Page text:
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The Male-Female Gap in Post-Baccalaureate School Quality


  • Stevenson, Adam


Women are less likely than men to earn degrees from high-quality post-baccalaureate programs, and this tendency has been growing over time. I show that, aside from the biomedical sciences, this can not be explained by changes in the type of program where women tend to earn degrees. Instead, sorting by quality within field is the main contributor to the growing gap. Most of this sorting is due to the initial choice in which program type to apply to. No gender differences arise in terms of enrollment or attrition choices, and admissions committees in high-quality post-baccalaureate programs appear to favor women.

Suggested Citation

  • Stevenson, Adam, 2012. "The Male-Female Gap in Post-Baccalaureate School Quality," MPRA Paper 36533, University Library of Munich, Germany.
  • Handle: RePEc:pra:mprapa:36533

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    References listed on IDEAS

    1. Claudia Goldin & Lawrence F. Katz & Ilyana Kuziemko, 2006. "The Homecoming of American College Women: The Reversal of the College Gender Gap," Journal of Economic Perspectives, American Economic Association, vol. 20(4), pages 133-156, Fall.
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    3. George J. Borjas, 2004. "Do Foreign Students Crowd Out Native Students from Graduate Programs?," NBER Working Papers 10349, National Bureau of Economic Research, Inc.
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    6. Eric A. Hanushek, 2004. "Some Simple Analytics of School Quality," NBER Working Papers 10229, National Bureau of Economic Research, Inc.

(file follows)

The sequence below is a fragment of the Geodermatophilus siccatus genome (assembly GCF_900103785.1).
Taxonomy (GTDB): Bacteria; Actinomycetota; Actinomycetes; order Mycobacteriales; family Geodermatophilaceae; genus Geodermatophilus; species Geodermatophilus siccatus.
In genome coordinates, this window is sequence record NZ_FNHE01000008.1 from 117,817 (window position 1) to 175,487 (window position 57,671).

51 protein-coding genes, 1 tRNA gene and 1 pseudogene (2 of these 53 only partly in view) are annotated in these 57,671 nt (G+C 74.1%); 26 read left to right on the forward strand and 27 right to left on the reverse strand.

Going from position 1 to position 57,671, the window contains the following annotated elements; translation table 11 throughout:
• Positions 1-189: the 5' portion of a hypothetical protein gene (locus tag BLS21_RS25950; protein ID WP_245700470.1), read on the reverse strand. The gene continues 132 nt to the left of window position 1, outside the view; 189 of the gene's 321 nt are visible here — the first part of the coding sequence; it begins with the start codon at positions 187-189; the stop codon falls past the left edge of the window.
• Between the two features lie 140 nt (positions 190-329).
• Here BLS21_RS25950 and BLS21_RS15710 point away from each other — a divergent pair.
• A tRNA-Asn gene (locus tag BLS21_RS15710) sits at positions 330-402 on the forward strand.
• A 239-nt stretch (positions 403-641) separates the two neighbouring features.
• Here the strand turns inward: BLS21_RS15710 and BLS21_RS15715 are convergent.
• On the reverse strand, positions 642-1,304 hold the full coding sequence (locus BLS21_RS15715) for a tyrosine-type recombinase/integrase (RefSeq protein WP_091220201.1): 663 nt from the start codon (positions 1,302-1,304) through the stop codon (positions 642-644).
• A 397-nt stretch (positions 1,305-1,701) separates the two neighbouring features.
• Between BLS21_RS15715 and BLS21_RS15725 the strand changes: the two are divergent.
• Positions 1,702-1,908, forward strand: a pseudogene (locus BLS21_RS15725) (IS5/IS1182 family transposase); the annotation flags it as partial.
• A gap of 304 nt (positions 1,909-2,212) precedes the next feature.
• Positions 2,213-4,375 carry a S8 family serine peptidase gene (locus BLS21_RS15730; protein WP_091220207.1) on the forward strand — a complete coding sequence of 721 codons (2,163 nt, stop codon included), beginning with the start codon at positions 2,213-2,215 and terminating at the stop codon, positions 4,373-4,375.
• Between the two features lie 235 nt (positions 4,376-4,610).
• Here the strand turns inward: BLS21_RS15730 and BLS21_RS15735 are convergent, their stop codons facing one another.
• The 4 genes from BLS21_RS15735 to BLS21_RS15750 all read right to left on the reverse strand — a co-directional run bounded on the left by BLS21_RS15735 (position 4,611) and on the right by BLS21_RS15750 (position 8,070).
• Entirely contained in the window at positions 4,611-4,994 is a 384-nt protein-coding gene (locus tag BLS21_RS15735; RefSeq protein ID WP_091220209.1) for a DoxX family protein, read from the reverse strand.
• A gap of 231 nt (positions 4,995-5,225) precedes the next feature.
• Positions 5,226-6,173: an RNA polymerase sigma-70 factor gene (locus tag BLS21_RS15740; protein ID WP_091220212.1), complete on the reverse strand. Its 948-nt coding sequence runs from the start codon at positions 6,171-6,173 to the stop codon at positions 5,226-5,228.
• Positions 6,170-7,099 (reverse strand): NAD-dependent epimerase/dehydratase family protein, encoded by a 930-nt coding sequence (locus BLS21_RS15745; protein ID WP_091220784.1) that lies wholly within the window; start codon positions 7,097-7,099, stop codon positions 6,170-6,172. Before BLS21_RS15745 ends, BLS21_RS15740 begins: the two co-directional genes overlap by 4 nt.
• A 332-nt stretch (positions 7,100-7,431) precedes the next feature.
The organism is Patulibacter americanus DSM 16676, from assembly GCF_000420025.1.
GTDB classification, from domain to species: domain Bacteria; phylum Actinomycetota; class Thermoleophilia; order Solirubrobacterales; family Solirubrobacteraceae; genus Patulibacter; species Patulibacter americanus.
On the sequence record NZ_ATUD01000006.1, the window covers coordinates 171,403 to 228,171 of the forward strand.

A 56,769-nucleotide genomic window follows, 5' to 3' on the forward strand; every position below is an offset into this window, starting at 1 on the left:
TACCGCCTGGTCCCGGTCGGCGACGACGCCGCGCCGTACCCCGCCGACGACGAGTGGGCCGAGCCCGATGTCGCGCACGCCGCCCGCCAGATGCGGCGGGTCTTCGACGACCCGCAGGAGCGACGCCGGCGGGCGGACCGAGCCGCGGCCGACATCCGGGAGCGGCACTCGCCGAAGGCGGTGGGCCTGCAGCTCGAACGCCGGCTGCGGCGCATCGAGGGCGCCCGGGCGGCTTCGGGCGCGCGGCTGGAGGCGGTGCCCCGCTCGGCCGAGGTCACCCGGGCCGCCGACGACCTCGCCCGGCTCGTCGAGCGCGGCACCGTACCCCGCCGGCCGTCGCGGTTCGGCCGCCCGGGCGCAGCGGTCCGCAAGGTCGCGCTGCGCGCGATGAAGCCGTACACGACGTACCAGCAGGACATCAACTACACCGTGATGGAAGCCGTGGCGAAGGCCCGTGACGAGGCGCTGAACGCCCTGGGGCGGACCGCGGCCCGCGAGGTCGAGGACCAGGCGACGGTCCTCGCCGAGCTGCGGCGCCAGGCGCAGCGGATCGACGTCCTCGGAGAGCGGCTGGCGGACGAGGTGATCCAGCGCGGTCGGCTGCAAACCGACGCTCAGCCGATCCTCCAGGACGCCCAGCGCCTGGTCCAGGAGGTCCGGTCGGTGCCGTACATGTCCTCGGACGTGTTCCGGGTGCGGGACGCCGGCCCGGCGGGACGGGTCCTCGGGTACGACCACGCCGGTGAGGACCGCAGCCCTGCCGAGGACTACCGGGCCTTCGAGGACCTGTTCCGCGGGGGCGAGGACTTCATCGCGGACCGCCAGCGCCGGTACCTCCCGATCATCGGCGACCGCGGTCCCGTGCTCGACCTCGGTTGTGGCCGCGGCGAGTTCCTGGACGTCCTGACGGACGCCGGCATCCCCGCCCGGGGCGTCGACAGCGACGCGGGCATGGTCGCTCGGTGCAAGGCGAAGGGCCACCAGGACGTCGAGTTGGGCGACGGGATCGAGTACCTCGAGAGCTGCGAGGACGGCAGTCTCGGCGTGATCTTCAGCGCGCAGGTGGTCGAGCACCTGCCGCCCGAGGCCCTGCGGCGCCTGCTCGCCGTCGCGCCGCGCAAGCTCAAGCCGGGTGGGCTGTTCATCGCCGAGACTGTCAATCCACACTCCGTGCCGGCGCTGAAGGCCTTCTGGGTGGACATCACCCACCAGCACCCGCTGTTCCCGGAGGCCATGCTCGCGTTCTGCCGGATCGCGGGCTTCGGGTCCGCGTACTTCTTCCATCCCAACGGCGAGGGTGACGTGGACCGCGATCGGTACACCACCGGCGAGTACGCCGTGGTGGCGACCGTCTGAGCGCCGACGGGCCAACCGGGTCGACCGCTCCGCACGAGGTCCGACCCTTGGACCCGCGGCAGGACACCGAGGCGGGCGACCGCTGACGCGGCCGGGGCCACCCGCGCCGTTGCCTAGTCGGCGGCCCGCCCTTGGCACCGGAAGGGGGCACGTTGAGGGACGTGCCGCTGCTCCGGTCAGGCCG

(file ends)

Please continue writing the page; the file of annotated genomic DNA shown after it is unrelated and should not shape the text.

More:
7. Schapiro, Morton Owen & O'Malley, Michael P. & Litten, Larry H., 1991. "Progression to graduate school from the "Elite" colleges and universities," Economics of Education Review, Elsevier, vol. 10(3), pages 227-244, September.
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    9. David Revelt & Kenneth Train, 1998. "Mixed Logit With Repeated Choices: Households' Choices Of Appliance Efficiency Level," The Review of Economics and Statistics, MIT Press, vol. 80(4), pages 647-657, November.
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    11. Montgomery, Mark, 2002. "A nested logit model of the choice of a graduate business school," Economics of Education Review, Elsevier, vol. 21(5), pages 471-480, October.
    12. Dan A. Black & Jeffrey A. Smith, 2006. "Estimating the Returns to College Quality with Multiple Proxies for Quality," Journal of Labor Economics, University of Chicago Press, vol. 24(3), pages 701-728, July.
    13. Bedard, Kelly & Herman, Douglas A., 2008. "Who goes to graduate/professional school? The importance of economic fluctuations, undergraduate field, and ability," Economics of Education Review, Elsevier, vol. 27(2), pages 197-210, April.
    14. Stephen V. Cameron & James J. Heckman, 2001. "The Dynamics of Educational Attainment for Black, Hispanic, and White Males," Journal of Political Economy, University of Chicago Press, vol. 109(3), pages 455-499, June.
    15. Claudia Goldin & Lawrence F. Katz, 2012. "The Most Egalitarian of All Professions: Pharmacy and the Evolution of a Family-Friendly Occupation," NBER Working Papers 18410, National Bureau of Economic Research, Inc.
    16. Michael Spence, 1973. "Job Market Signaling," The Quarterly Journal of Economics, Oxford University Press, vol. 87(3), pages 355-374.
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    More about this item


    graduate school; professional school; gender; ability; program quality;

    JEL classification:

    • I23 - Health, Education, and Welfare - - Education - - - Higher Education; Research Institutions
    • I21 - Health, Education, and Welfare - - Education - - - Analysis of Education
    • J16 - Labor and Demographic Economics - - Demographic Economics - - - Economics of Gender; Non-labor Discrimination

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